July 6, 2021
In 2020, Massachusetts invested $36 million in grants to local food system enterprises, launching the Food Security Infrastructure Grant (FSIG) program in response to the COVID-19 pandemic. In the face of breakdowns in the food supply chain that resulted in food shortages at grocery stores, increased demand on the emergency food system, and heightened interest in the local food system and its ability to address these concerns, the program was intended to “ensure that individuals and families throughout the Commonwealth have access to food, with a special focus on food that is produced locally and on equitable access to food” and that “farmers, fisherman and other local food producers are better connected to a strong, resilient food system.”
The program awarded 369 grants to entities in 182 municipalities, ranging from schools and food pantries, to farms and fisheries, to supply chain businesses and municipalities. Less than a year later, many of those investments have been transformative for the recipients, allowing them to remain in operation through the crisis and emerge better prepared to remain competitive and resilient in the face of future challenges. The program’s success, and the fact that it was significantly over-subscribed, indicates the need for its continuation, and we urge lawmakers to providing funding for additional rounds of FSIG.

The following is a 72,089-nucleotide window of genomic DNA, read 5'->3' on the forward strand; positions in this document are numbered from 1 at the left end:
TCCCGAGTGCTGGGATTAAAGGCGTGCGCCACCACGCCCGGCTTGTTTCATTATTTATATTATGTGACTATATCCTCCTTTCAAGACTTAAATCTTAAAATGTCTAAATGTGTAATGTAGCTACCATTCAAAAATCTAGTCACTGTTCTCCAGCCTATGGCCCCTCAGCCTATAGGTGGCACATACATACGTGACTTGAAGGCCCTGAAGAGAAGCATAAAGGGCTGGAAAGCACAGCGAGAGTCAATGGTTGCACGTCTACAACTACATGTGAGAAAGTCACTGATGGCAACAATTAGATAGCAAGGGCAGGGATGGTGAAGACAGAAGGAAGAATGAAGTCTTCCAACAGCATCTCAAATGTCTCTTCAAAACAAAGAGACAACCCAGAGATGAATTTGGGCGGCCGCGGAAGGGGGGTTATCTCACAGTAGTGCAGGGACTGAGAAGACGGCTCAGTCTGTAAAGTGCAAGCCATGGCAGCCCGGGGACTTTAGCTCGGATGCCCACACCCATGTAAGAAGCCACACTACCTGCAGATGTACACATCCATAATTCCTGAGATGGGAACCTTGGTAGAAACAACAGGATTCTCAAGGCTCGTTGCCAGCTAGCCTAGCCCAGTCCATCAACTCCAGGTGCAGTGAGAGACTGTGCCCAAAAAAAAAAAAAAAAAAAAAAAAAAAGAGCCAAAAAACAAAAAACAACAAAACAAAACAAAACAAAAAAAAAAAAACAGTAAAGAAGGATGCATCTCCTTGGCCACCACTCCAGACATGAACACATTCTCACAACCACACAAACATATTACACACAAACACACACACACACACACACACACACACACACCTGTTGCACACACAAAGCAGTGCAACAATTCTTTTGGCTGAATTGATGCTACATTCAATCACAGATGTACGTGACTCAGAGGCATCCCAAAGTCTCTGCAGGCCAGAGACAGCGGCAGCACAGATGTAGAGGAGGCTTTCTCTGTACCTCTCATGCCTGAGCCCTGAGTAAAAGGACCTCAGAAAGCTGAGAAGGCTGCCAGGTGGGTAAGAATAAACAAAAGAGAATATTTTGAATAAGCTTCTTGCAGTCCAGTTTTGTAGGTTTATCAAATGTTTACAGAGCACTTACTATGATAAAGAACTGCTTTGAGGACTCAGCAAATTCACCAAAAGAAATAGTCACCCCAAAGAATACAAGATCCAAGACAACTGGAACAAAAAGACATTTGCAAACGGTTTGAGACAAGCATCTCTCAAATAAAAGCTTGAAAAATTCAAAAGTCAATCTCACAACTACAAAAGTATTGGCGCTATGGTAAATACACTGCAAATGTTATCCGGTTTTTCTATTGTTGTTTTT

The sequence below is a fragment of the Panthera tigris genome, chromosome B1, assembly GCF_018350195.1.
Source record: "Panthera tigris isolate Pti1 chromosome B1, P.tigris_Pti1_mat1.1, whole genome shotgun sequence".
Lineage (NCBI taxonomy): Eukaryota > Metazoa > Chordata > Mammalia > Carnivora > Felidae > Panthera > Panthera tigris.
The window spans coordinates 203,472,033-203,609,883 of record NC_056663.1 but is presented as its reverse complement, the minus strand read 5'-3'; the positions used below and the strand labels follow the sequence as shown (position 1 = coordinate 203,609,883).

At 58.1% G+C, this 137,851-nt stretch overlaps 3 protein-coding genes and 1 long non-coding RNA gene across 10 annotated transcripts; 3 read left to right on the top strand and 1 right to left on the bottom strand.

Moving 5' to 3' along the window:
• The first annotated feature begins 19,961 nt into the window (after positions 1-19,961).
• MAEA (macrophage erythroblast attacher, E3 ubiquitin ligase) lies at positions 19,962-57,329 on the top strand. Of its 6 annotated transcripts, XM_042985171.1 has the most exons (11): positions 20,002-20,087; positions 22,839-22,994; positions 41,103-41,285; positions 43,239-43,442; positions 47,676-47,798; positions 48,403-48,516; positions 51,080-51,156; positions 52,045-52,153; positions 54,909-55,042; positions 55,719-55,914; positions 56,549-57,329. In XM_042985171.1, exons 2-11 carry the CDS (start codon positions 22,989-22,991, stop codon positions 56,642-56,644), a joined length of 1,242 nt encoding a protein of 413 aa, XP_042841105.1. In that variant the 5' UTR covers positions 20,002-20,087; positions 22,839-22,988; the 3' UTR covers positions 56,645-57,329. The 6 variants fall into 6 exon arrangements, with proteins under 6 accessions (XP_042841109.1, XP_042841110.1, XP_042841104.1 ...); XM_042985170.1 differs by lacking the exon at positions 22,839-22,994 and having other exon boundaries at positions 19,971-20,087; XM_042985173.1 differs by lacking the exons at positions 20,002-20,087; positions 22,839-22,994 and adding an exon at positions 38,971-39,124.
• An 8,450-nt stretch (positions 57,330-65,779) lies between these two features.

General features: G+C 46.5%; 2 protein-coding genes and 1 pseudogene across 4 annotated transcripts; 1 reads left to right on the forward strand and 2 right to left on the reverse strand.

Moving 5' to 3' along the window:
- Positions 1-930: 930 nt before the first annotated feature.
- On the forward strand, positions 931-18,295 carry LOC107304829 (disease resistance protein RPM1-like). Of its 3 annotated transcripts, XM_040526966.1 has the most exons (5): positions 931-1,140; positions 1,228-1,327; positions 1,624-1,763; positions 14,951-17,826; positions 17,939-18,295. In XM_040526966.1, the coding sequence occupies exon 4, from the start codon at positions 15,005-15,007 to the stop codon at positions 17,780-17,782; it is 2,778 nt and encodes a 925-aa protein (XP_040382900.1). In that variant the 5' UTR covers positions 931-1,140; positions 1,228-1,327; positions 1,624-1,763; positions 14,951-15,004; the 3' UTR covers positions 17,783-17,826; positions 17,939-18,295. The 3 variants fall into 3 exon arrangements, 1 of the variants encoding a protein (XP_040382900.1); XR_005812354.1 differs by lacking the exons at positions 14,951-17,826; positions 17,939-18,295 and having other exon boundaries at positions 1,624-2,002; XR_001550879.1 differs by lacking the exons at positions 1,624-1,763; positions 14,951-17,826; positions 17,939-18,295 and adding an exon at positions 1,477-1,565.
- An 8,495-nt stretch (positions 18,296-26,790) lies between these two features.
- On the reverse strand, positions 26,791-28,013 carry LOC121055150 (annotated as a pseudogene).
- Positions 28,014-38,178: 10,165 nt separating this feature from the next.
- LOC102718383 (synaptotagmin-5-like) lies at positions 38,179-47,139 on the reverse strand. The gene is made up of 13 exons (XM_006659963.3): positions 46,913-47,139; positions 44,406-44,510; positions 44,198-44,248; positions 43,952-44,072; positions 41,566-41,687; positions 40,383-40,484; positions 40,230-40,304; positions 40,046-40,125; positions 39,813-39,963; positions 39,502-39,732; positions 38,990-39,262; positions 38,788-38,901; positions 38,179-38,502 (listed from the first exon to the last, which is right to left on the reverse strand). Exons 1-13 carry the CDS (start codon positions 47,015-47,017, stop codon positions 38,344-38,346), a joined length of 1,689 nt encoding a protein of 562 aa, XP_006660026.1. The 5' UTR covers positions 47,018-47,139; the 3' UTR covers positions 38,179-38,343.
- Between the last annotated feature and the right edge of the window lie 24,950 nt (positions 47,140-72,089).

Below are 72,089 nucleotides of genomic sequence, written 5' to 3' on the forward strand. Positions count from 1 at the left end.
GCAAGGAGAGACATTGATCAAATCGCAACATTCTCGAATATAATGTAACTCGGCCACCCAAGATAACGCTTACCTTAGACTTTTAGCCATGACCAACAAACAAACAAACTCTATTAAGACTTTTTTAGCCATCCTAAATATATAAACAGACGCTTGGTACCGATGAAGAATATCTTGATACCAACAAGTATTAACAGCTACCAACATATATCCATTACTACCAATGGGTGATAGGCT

These stories are just a few examples of FSIG’s impact. They illustrate the value of supporting the local food system, and of the economic, social, public health, and environmental benefits such investments can return.
The Collaborative developed an analysis of the program and offered recommendations for future rounds of funding in a March 2021 report. We appreciate the resources invested in the program thus far, and urge lawmakers to provide funding to support additional rounds of FSIG, to support the ongoing need for a sustainable, equitable, and resilient local food system.